As one of the titans who made tenor sax the solo instrument of choice during rock's primordial era, Big Jay McNeely could peel the paper right off the walls with his sheets of squealing, honking horn riffs. His mighty tenor sax squawking and wailing with wild-eyed abandon, McNeely blew up a torrid R&B tornado from every conceivable position -- on his knees, on his back, even being wheeled down the street on an auto mechanic's "creeper" like a modern-day pied piper.
Cecil McNeely and his older brother Bob (who blew baritone sax lines with Jay in unison precision on some of Jay's hottest instrumentals) grew up in the Los Angeles neighborhood of Watts, where jazz reigned on the bustling nightlife strip. Inspired by Illinois Jacquet and tutored by Jack McVea, McNeely struck up a friendship with Johnny Otis, co-owner of the popular Barrelhouse nitery. Ralph Bass, a friend of Otis, produced McNeely's debut date for Savoy Records in 1948 (Savoy boss Herman Lubinsky tagged the saxist Big Jay, in his eyes a cooler and more commercial name than Cecil). McNeely's raucous one-note honking on "The Deacon's Hop" gave him and Savoy an R&B chart-topper in 1949, and his follow-up, "Wild Wig," also hit big for the young saxist with the acrobatic stage presence.
From Savoy, McNeely moved to Exclusive in 1949, Imperial in 1950-1951, King's Federal subsidiary in 1952-1954 (where he cut some of his wildest waxings, including the mind-boggling "3-D"), and Vee-Jay in 1955. McNeely's live shows were the stuff that legends are made of. He electrified a sweaty throng of thousands packing L.A.'s Wrigley Field in 1949 by blowing his sax up through the stands and then from home plate to first base on his back. A fluorescently painted sax that glowed in the dark was another of his showstopping gambits.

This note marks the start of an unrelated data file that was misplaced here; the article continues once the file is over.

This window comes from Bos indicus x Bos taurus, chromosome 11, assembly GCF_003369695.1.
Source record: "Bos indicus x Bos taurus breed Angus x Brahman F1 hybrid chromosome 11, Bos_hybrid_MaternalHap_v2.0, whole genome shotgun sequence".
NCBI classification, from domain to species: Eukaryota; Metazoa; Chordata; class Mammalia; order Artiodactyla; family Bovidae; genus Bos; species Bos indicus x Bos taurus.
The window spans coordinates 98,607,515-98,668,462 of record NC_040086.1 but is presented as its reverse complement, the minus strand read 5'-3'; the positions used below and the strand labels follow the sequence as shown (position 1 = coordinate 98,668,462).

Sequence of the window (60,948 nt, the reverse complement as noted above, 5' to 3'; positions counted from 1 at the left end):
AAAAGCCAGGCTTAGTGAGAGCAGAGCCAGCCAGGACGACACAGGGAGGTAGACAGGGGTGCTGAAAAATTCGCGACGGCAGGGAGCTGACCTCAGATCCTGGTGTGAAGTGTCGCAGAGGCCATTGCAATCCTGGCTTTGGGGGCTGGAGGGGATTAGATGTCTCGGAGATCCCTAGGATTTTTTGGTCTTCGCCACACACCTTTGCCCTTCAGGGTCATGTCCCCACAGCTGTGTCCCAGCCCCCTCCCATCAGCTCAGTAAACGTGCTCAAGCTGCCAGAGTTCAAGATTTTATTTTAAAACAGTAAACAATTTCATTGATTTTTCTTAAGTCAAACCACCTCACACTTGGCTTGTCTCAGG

In 1958, McNeely cut his last hit in a considerably less frantic mode with singer Little Sonny Warner. The bluesy "There Is Something on Your Mind" was committed to tape in Seattle but came out on L.A. disc jockey Hunter Hancock's Swingin' imprint the next year. McNeely's original was a huge smash, but it was eclipsed the following year by New Orleans singer Bobby Marchan's dramatic R&B chart-topping version for Fire. Since then, it's been covered countless times, including a fine rendition by Conway Twitty.
Honking saxists had fallen from favor by the dawn of the '60s, so McNeely eventually became a mailman and found religion, joining the Jehovah's Witnesses. Happily, his horn came back out of the closet during the early '80s. McNeely went on to record for his own little label and tour the country and overseas regularly. Big Jay remained active well into the 21st century; in 2014 he released a collaboration with the group the Engenius, and in 2016 he dropped an album that mixed re-recordings of his classic hits along with new material titled Blowin' Down the House: Big Jay's Latest & Greatest. ~ Bill Dahl, Rovi